Servicing & MOT
Why servicing important to your vehicle?
Regularly servicing your car can make the difference between it running smoothly and fuel efficiently, and the risk of it breaking down and incurring an expensive and unexpected repair. It can be a false economy to avoid regular car servicing, since expected wear and tear requiring minor maintenance, can fast become a costly major repair or replacement. The service schedule for your vehicle will depend on the manufacturer and also depend on the car’s mileage and age.
What’s involved in an MOT?
The mechanic will typically work through a standard checklist that includes your:
- vehicle identification number (VIN)
- registration plate
- steering and suspension
- wipers and washers
- seat belts and seats
- wheels and tyres
- fuel system
- exhaust system
- vehicle emissions
What if your car fails its MOT?
If the inspection picks up a major problem related to any of the listed things, your car will fail the test. You’ll receive a VT30 certificate outlining the reasons for the failure.
You’ll then have to fix these and take your car for another MOT. This time around, the test can be partial to cover only the faults discovered during the first test.
Depending on what needs fixing, you may get it re-tested for free or at a reduced price.
However, if you want to take it elsewhere, the car will have to be fixed within 10 days.
The test can also identify other, less immediate problems. The mechanic may include some ‘advisory notices’ on your certificate. These are problems which aren’t yet serious enough to cause your car to fail its MOT. For example, worn tyres, although not yet below the legal limit.
However, these problems should be addressed sooner rather than later, as they may worsen. If unattended, these may cause you to fail your MOT the following year, or become dangerous.
How to avoid failing your MOT
Taking your car in for a test can be a daunting experience. Often the reasons for failure is minor faults that could be fixed beforehand. Be sure the carry out the following checks to avoid some of the most common reasons for failure:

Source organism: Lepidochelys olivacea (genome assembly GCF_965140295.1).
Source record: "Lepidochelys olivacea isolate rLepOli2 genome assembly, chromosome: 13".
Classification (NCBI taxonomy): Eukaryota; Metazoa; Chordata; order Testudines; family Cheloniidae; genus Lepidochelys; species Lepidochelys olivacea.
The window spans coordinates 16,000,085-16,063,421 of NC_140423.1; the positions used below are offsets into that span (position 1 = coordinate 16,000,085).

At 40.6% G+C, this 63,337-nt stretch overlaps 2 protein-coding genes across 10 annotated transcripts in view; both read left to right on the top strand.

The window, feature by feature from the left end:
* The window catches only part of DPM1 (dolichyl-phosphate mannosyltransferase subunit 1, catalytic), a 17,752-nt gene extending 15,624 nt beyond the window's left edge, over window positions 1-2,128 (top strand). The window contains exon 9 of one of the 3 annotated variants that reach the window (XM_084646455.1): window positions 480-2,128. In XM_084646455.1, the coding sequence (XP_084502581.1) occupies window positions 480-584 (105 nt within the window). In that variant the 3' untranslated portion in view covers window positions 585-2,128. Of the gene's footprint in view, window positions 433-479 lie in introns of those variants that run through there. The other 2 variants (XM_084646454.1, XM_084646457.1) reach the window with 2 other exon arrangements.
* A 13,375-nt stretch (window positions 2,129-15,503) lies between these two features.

- Check if all lights are working correctly – headlights, rear lights, fog lights, brake lights, indicator lights and hazard lights. If any blown bulbs, check your car’s manual to see if your able to replace them yourself.
- Test the brakes, handbrake and steering wheel for anything unusual. Be sure that they’re working as they should.
- Check if all tyres are inflated to the correct pressure. Also, check if the is at least 1.6mm – the legal minimum.
- The driver’s view of the road shouldn’t be obstructed. Check wiper blades for damage and remove any stickers that might block the view. If there’s any worn blades, you could replace them yourself.
- Mirrors should be secure and intact.
- Registration plates must be easily readable and in good condition. If you own a personalised number plate, make sure it still meets DVLA’s requirements.
- The VIN (vehicle identification number) should match the VIN in your car’s log book (V5C registration certificate).
- Check that all warning lights on your dash are working correctly.
- Inspect the filler cap and the seal around it for any damage.
- Check if the horn works and is loud and clear.
- Make sure the car, inside and outside, is presentable. The tester could refuse to carry out the inspection if the car is cluttered and dirty.
If you pass the test, your garage will supply you with an MOT test certificate, and you are then legal to drive off.